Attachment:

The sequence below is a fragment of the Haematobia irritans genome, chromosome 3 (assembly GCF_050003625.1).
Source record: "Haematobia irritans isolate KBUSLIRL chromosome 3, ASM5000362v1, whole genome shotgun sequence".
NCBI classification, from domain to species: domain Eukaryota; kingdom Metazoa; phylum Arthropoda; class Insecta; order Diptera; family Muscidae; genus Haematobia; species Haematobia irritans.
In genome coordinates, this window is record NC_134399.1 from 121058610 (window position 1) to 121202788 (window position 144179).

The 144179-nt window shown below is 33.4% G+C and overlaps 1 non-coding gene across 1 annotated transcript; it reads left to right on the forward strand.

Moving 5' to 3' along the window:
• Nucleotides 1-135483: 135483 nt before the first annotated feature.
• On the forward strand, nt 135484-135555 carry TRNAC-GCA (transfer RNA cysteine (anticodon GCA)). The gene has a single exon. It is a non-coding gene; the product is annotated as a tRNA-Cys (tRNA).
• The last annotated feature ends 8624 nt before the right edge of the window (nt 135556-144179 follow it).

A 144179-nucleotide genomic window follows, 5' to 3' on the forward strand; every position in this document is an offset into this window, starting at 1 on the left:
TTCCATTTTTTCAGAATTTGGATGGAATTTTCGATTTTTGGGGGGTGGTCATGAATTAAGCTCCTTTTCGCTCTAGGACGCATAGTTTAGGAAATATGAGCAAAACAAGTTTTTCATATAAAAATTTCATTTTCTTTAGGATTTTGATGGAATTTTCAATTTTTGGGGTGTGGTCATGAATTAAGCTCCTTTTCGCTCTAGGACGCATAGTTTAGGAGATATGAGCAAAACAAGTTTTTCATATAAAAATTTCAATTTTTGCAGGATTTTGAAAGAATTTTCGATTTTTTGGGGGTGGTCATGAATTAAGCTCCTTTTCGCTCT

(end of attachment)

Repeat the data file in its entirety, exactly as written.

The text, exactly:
The sequence below is a fragment of the Haematobia irritans genome, chromosome 3 (assembly GCF_050003625.1).
Source record: "Haematobia irritans isolate KBUSLIRL chromosome 3, ASM5000362v1, whole genome shotgun sequence".
NCBI classification, from domain to species: domain Eukaryota; kingdom Metazoa; phylum Arthropoda; class Insecta; order Diptera; family Muscidae; genus Haematobia; species Haematobia irritans.
In genome coordinates, this window is record NC_134399.1 from 121058610 (window position 1) to 121202788 (window position 144179).

The 144179-nt window shown below is 33.4% G+C and overlaps 1 non-coding gene across 1 annotated transcript; it reads left to right on the forward strand.

Moving 5' to 3' along the window:
• Nucleotides 1-135483: 135483 nt before the first annotated feature.
• On the forward strand, nt 135484-135555 carry TRNAC-GCA (transfer RNA cysteine (anticodon GCA)). The gene has a single exon. It is a non-coding gene; the product is annotated as a tRNA-Cys (tRNA).
• The last annotated feature ends 8624 nt before the right edge of the window (nt 135556-144179 follow it).

A 144179-nucleotide genomic window follows, 5' to 3' on the forward strand; every position in this document is an offset into this window, starting at 1 on the left:
TTCCATTTTTTCAGAATTTGGATGGAATTTTCGATTTTTGGGGGGTGGTCATGAATTAAGCTCCTTTTCGCTCTAGGACGCATAGTTTAGGAAATATGAGCAAAACAAGTTTTTCATATAAAAATTTCATTTTCTTTAGGATTTTGATGGAATTTTCAATTTTTGGGGTGTGGTCATGAATTAAGCTCCTTTTCGCTCTAGGACGCATAGTTTAGGAGATATGAGCAAAACAAGTTTTTCATATAAAAATTTCAATTTTTGCAGGATTTTGAAAGAATTTTCGATTTTTTGGGGGTGGTCATGAATTAAGCTCCTTTTCGCTCT